Only a few Moroccan banks offer mortgages to foreigners, and rates are usually worse than what you’ll find in the UK or Ireland. Most foreign buyers extend the mortgage on their existing house to pay for their home in Morocco, but there are now some British and Irish companies who offer mortgages on Moroccan properties, usually at 70% of the value.Where to buy
Morocco is a destination on the rise, thanks in no small part to their modernising king. He has huge plans for the tourist industry, so almost everywhere should see a surge in visitors. Marrakesh is one of the hippest destinations – a trend set to continue – while Fez suffers from a shortage of good quality guesthouses, so there’s a gap that needs to be filled. In Marrakesh, riads with a few bedrooms usually start at Mad 1,630,870 (€146,338), but in Fez it’s still possible to snap up bargains for Mad 815,435 (€73,169) or less.
Buying a House in Morocco by Abby Aron (Vacation Work, £12.95/€19) includes all aspects of house buying, from choosing the right area to detailed information about the purchasing process. www.houseinfez.com has excellent information about buying property in Fez. www.buyingmoroccan.property.com is a mine of information, with useful message boards, book and website reviews and links to estate agents.
Marriage is forever, a lifelong task. A good marriage is the best gift life can offer and worth every effort to achieve it.
“You may inherit all you own from your parents, but a sensible wife is a gift from the Lord.”
Enjoy the easy parts, but be prepared to dig in your heels and fight the urge to quit during the hard parts. Find the ways to share the hard and easy times.
Marriages don’t just happen. Like a house, they have to be built, and then lived in and here at Marlin we would like to be able to share the joys of a succesful marriage by giving you the oppotunity to renew your vows with each other on the island at Marlin Lodge.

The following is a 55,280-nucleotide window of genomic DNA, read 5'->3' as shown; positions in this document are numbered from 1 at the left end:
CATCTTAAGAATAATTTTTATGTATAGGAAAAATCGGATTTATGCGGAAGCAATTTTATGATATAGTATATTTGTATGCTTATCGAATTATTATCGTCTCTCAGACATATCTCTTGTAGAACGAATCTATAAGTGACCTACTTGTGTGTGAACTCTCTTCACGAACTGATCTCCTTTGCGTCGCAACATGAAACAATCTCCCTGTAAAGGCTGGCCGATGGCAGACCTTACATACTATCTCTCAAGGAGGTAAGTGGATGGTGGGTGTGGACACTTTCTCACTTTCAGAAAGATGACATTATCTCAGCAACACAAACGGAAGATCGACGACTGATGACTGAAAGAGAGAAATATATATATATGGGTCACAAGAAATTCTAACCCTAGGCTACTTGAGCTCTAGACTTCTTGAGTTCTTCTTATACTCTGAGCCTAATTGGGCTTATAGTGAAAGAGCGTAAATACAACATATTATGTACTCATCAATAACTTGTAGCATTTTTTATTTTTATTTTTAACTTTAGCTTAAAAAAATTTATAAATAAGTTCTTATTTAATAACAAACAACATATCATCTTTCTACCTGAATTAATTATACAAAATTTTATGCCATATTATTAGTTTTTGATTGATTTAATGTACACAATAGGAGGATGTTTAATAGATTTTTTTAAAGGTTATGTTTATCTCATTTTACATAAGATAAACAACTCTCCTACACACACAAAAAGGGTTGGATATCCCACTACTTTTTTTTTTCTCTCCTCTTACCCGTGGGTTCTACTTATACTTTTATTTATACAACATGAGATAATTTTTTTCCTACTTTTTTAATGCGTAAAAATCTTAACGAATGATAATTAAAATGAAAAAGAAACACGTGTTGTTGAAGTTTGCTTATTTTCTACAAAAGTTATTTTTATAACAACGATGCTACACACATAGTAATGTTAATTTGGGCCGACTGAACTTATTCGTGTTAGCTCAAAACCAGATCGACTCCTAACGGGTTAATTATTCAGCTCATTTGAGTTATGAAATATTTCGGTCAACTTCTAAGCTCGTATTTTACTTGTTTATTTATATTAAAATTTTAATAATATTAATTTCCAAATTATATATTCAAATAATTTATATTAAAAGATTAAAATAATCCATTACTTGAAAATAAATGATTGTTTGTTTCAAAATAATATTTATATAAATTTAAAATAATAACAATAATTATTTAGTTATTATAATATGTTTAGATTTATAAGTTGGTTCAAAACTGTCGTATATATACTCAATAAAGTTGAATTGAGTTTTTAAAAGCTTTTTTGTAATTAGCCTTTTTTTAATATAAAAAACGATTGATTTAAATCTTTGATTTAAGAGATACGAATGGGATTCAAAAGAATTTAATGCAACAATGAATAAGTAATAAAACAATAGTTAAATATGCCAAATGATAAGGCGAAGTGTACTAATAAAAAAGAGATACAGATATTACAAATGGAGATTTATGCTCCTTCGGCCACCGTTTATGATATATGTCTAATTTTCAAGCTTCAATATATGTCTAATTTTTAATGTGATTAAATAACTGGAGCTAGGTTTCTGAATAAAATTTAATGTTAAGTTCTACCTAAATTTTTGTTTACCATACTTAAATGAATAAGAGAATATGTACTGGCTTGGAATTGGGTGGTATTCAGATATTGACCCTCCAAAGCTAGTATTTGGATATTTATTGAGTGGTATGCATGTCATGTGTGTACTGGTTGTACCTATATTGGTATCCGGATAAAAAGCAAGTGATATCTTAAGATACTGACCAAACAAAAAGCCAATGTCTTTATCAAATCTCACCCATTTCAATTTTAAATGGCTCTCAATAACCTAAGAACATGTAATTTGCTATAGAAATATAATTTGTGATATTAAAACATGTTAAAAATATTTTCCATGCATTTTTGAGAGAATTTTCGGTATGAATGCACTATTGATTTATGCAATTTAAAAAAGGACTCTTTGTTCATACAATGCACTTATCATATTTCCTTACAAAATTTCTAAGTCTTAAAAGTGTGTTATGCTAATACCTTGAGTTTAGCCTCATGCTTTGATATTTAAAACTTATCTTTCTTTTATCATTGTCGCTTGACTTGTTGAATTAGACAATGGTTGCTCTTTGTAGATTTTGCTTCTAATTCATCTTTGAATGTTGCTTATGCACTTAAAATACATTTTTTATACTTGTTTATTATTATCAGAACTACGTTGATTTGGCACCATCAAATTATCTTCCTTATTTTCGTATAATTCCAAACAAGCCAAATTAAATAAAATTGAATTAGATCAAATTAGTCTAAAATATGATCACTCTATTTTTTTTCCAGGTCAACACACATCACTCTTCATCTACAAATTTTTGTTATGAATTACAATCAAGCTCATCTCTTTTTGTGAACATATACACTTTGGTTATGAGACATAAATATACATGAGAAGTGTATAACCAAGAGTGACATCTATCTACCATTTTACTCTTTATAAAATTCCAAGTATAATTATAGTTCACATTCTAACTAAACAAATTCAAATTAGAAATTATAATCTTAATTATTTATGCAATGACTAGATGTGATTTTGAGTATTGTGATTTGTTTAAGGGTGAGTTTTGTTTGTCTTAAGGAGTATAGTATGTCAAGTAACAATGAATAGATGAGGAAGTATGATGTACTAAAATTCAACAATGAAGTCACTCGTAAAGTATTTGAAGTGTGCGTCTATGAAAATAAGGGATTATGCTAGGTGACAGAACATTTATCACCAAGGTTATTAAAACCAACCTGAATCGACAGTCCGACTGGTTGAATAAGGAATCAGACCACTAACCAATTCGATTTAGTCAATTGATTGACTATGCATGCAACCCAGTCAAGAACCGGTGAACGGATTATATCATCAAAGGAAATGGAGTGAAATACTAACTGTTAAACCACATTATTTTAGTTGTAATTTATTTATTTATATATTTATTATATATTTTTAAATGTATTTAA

If you and your spouse have made it to a significant anniversary, or you just want to have a “do-over” wedding, consider a vow renewal, contact us directly : Jo Kunz on firstname.lastname@example.org | Cell: +27 (0)76136 7322.
Kindly note that the actual renewal of the vows will be done by one of the staff members at the lodge.
Please send us your vows and what you would like read to you during the ceremony alternatively we offer you can download the Sand Ceremony Vows here and the other wedding vows here.
We do not have a professional photographer on site, but one of the staff will gladly take photos for you on the lodge camera.
Rack rate R 3 040 including: All meals, local beers, house wine, soft drinks, a private dinner set up location, a romantic bush bath & your promise or commitment set up at the southern point of the Island.
If you would like the have the ceremony at the red dune or santa carolina, please see all options below.
Option 1 Vow renewal at the beautiful South Point of Benguerua Island
Enjoy your day at leisure or part take in one of the many fun, romantic or relaxing activities at our lodge.
Meet a few hours before sunset and be taken to the southern tip of the island, while you get to know this beautiful area Marlin Lodge will set up the commitment arch with island flowers and palm fronts, a champagne station can also be added if required.
You will get to exchange your promise to each other while the sun is descending over the African Continent and after a celebratory drink you will have the option to either walk back to the Lodge while reflecting on your romantic setting and life, or you can ride back to the lodge with our boat and enjoy the sunset and breeze in face as you enjoy a refreshing beverage, on arrival back at the lodge a romantic bush bath experience will be waiting on your private suites deck .
Followed by a beautiful candle lit dinner set up in a surprise location. Bush bath free of charge Private dinner free of charge commitment renewal, set up and transport at South point free of charge Bubbly selection will be charged to guests room account
Option 2 Vow Renewal at Red Dune, Benguerua Island
Enjoy your day at leisure or part take in one of the many fun, romantic or relaxing activities at our lodge.
Meet in reception at 15:00. Go via Land cruiser to the Red Dune on the Eastern side of the island and do the commitment renewal on the dune.
Our commitment arch will be setup with island flowers and palm fronts and a champagne station can also be added if required. Celebrate the occasion with bubbly on top of the dune as the sunsets.
On return to the lodge enjoy a romantic private candle lit dinner set up in a surprise location. commitment renewal on the dune including transport & setup $150 total Private dinner free of chargeBubbly will be charged to guests room account
Option 3 Vow renewal on Shell Island, Benguerua Island (please note that this is tide dependant)
Enjoy your day at leisure or part take in one of the many fun, romantic or relaxing activities at our lodge. Meet at 15:30 in reception.
Go via boat to Shell Island a beautiful sand island off the Southern tip of Benguerua Island. Our wedding arch will be setup with island flowers and palm fronts and a champagne station to the side of it.